Global equity markets were relatively quiet on Monday due to the US Labour Day public holiday.
In Europe, equity markets performed well. Investors were relieved to see that Germany's far-right Alternative für Deutschland failed to take the majority of seats at two regional elections over the weekend. By the end of trading yesterday, the Stoxx 600 was up by 0.32% to 380.69, and the German Dax 0.12% to 11,953.78 while the FTSE Mibtel 0.61% to 21,451.98.
In the UK, sterling fell due to the growing chances of a general election; and following the release of weak manufacturing data, the pound fell 0.8% versus the dollar to 1.2061 and 0.6% against the euro to 1.0999. Nonetheless, equities also performed strongly: the FTSE 100 ended up 1% at 7,281.94.
What's happening today?
Dalata Hotel Gp
Michelmersh Brick Holdings
UK Economic Announcements
(00:01) Retail Sales
(09:30) PMI Construction
Intl. Economic Announcements
(10:00) Producer Price Index (EU)
(15:00) ISM Prices Paid (US)
(15:00) ISM Manufacturing (US)
(20:30) Auto Sales (US)
Columns of Note
In the Financial Times, Laura Callanan addresses the controversies that surround the funding of many museums and galleries. It is common practice for these institutions to turn down donations from controversial individuals and organisations. If we are to be consistent, Callanan argues, we also need to look at how these institutions invest the billions of dollars they already control through their endowment funds. These funds usually invest, among other assets, in equities through indexes. As a result, the institutions that care so much about the origins of their donations end up investing in the very companies that they would reject. This is wrong and contradictory says Callanan. Contrary to focusing on returns, museums and galleries should in fact aim to lead the way in responsible investing, and this is where their boards should step in.
Writing for Foreign Policy, Adam Tooze discusses Britain’s ceremonial head of state and looks at continental Europe for alternatives. Tooze believes that Brexit’s latest impasse has exacerbated the need for an active head of state: last week, the Queen gave a prime minister who lacks a solid parliamentary majority the power of prorogation to ease the path to a no-deal Brexit that has been rejected by Parliament. The Queen’s legitimacy as head of state derives from preserving the appearance of being apolitical. This is in stark contrast to systems such as that of Italy, where the president is a professional politician who, unlike the Queen, has demonstrated his willingness and ability to exercise judgment and do so in a beneficial manner for his country.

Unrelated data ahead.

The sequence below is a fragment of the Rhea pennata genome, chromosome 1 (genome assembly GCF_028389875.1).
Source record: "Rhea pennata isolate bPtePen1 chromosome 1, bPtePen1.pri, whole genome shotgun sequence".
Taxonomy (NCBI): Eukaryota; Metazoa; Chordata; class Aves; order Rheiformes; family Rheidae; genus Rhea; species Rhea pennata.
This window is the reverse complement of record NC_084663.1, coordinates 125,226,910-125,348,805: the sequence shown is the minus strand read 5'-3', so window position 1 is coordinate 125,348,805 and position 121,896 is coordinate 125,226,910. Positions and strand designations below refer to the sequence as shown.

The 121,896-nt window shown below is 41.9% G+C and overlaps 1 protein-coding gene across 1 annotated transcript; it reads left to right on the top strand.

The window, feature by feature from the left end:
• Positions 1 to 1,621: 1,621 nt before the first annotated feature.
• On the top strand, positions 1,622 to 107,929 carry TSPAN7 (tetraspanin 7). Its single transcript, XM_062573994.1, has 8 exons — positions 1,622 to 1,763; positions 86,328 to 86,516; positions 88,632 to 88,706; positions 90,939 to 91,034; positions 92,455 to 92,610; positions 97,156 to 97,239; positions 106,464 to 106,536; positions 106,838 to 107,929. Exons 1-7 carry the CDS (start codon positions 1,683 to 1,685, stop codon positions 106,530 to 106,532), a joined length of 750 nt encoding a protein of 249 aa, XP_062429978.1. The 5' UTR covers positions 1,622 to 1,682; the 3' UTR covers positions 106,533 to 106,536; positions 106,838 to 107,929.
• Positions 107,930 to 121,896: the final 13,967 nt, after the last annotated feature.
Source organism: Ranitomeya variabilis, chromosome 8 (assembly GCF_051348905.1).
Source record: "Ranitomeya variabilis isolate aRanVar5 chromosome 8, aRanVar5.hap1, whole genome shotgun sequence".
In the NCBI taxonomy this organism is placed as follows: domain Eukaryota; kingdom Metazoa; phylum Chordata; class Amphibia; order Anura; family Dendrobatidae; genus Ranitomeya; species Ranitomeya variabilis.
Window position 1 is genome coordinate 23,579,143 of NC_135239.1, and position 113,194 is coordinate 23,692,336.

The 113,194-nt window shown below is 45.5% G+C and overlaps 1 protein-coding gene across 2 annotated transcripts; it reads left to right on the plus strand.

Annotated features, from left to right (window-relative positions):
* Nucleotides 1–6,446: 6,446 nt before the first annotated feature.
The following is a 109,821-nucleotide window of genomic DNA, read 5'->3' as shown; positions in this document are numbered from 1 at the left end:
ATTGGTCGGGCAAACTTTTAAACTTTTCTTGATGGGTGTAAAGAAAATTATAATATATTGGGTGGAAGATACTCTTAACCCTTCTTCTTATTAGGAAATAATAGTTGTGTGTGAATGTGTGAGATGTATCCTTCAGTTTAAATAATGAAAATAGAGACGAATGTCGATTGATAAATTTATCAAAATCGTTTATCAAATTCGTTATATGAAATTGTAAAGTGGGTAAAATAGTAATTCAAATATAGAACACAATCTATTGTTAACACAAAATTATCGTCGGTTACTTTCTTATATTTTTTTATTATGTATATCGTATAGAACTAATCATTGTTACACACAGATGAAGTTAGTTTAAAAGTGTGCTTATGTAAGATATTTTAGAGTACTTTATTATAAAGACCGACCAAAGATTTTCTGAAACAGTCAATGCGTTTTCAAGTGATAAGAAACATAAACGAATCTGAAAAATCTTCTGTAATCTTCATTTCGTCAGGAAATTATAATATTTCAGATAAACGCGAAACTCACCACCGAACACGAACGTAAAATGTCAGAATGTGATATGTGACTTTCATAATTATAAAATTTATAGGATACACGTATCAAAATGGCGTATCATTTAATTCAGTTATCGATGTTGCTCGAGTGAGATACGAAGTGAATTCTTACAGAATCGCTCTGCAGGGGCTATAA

Did you know?
Garfield phones have been washing up on a beach in France for over three decades. During a storm, a shipping container fell off the cargo ship and the locals can do nothing about it.
House of Commons
Oral questions: Foreign and Commonwealth Affairs
Ten Minute Rule Motion: Clean Air - Chris Philp
Legislation: Census (Return Particulars and Removal of Penalties) Bill [Lords]: proceedings in Committee and remaining stages
Adjournment: Implications for the sheep industry of the UK leaving the EU without a deal - Jenny Chapman
The EU Settlement Scheme in relation to looked-after children and care leavers (nominated by the Backbench Business Committee) - Steve McCabe, Tim Loughton, Stuart C. McDonald
Urgent care hub at Kettering General Hospital - Mr Philip Hollobone
School funding in East Anglia - Clive Lewis
Hull's bid to become a Maritime City - Emma Hardy
High income child benefit charge - Craig Mackinlay
House of Lords
Boosting investment and productivity and stopping the decline of sterling - Lord Haskel
Supporting the CPS in prosecuting, and the courts in sentencing, those involved in gang-related offences, illegal migration and petty offences - Baroness Neville-Rolfe
Date for the next Queen’s Speech - Lord Foulkes of Cumnoc
Powers available to recall Parliament during a prorogation in the event of a national or international crisis - Lord Cormack
Legislation: Parliamentary Buildings (Restoration and Renewal) Bill - Report stage - Baroness Evans of Bowes Park
Debate: Implementation of the recommendations of the Parliamentary Commission on Banking Standards and the opportunities for further banking reform
No business today.